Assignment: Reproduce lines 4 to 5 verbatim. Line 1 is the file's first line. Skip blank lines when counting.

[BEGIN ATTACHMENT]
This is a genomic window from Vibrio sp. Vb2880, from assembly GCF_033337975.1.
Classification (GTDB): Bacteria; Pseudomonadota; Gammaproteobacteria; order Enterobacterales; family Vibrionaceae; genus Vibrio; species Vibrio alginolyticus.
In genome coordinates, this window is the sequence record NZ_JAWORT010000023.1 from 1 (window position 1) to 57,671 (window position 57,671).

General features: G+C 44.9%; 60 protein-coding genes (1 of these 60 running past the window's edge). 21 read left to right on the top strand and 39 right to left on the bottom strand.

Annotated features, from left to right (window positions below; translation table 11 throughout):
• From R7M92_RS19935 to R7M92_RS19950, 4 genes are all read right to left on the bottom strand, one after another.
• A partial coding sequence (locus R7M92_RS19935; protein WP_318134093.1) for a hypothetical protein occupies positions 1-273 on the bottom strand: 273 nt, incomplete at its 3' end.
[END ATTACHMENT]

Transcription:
General features: G+C 44.9%; 60 protein-coding genes (1 of these 60 running past the window's edge). 21 read left to right on the top strand and 39 right to left on the bottom strand.

Annotated features, from left to right (window positions below; translation table 11 throughout):